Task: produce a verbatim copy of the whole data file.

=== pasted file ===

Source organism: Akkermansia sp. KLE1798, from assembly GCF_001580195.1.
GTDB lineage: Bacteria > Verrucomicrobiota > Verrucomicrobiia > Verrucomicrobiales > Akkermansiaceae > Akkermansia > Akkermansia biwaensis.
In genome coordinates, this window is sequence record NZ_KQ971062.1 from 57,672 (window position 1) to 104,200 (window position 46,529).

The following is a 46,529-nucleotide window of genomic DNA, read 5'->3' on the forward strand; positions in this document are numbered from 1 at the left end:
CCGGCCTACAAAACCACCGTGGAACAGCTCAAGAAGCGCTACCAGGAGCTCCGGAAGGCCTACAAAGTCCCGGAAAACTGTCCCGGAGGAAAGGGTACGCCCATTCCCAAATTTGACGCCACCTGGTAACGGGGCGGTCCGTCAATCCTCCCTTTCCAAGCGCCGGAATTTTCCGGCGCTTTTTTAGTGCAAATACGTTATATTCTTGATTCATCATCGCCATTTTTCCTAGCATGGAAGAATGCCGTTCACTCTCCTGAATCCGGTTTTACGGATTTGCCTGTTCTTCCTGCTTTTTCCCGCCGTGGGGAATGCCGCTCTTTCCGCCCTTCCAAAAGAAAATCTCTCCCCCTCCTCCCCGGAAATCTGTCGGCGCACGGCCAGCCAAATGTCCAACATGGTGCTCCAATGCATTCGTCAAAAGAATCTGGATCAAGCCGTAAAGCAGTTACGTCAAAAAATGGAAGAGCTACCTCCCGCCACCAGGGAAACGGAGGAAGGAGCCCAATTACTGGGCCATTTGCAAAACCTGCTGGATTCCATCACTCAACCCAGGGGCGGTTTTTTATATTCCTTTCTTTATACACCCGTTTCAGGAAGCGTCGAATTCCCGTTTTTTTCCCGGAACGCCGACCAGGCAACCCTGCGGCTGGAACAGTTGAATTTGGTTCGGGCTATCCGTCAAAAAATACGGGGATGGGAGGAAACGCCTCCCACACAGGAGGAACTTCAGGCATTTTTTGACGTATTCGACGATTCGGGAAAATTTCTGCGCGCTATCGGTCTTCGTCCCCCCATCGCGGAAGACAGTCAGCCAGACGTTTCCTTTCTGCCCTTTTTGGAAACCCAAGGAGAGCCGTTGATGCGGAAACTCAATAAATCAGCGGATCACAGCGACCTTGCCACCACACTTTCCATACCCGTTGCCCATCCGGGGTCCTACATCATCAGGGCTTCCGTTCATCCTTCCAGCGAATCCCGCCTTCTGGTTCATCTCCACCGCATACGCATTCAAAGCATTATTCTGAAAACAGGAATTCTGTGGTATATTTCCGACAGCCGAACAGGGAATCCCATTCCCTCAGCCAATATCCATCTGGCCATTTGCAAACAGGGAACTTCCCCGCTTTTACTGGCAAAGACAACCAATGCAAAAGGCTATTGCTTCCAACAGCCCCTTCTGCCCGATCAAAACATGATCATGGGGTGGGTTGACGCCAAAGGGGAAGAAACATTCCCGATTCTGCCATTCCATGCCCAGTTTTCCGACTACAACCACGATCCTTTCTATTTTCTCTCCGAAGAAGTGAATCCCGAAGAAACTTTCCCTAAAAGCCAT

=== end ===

Source organism: Akkermansia sp. KLE1798, from assembly GCF_001580195.1.
GTDB lineage: Bacteria > Verrucomicrobiota > Verrucomicrobiia > Verrucomicrobiales > Akkermansiaceae > Akkermansia > Akkermansia biwaensis.
In genome coordinates, this window is sequence record NZ_KQ971062.1 from 57,672 (window position 1) to 104,200 (window position 46,529).

The following is a 46,529-nucleotide window of genomic DNA, read 5'->3' on the forward strand; positions in this document are numbered from 1 at the left end:
CCGGCCTACAAAACCACCGTGGAACAGCTCAAGAAGCGCTACCAGGAGCTCCGGAAGGCCTACAAAGTCCCGGAAAACTGTCCCGGAGGAAAGGGTACGCCCATTCCCAAATTTGACGCCACCTGGTAACGGGGCGGTCCGTCAATCCTCCCTTTCCAAGCGCCGGAATTTTCCGGCGCTTTTTTAGTGCAAATACGTTATATTCTTGATTCATCATCGCCATTTTTCCTAGCATGGAAGAATGCCGTTCACTCTCCTGAATCCGGTTTTACGGATTTGCCTGTTCTTCCTGCTTTTTCCCGCCGTGGGGAATGCCGCTCTTTCCGCCCTTCCAAAAGAAAATCTCTCCCCCTCCTCCCCGGAAATCTGTCGGCGCACGGCCAGCCAAATGTCCAACATGGTGCTCCAATGCATTCGTCAAAAGAATCTGGATCAAGCCGTAAAGCAGTTACGTCAAAAAATGGAAGAGCTACCTCCCGCCACCAGGGAAACGGAGGAAGGAGCCCAATTACTGGGCCATTTGCAAAACCTGCTGGATTCCATCACTCAACCCAGGGGCGGTTTTTTATATTCCTTTCTTTATACACCCGTTTCAGGAAGCGTCGAATTCCCGTTTTTTTCCCGGAACGCCGACCAGGCAACCCTGCGGCTGGAACAGTTGAATTTGGTTCGGGCTATCCGTCAAAAAATACGGGGATGGGAGGAAACGCCTCCCACACAGGAGGAACTTCAGGCATTTTTTGACGTATTCGACGATTCGGGAAAATTTCTGCGCGCTATCGGTCTTCGTCCCCCCATCGCGGAAGACAGTCAGCCAGACGTTTCCTTTCTGCCCTTTTTGGAAACCCAAGGAGAGCCGTTGATGCGGAAACTCAATAAATCAGCGGATCACAGCGACCTTGCCACCACACTTTCCATACCCGTTGCCCATCCGGGGTCCTACATCATCAGGGCTTCCGTTCATCCTTCCAGCGAATCCCGCCTTCTGGTTCATCTCCACCGCATACGCATTCAAAGCATTATTCTGAAAACAGGAATTCTGTGGTATATTTCCGACAGCCGAACAGGGAATCCCATTCCCTCAGCCAATATCCATCTGGCCATTTGCAAACAGGGAACTTCCCCGCTTTTACTGGCAAAGACAACCAATGCAAAAGGCTATTGCTTCCAACAGCCCCTTCTGCCCGATCAAAACATGATCATGGGGTGGGTTGACGCCAAAGGGGAAGAAACATTCCCGATTCTGCCATTCCATGCCCAGTTTTCCGACTACAACCACGATCCTTTCTATTTTCTCTCCGAAGAAGTGAATCCCGAAGAAACTTTCCCTAAAAGCCAT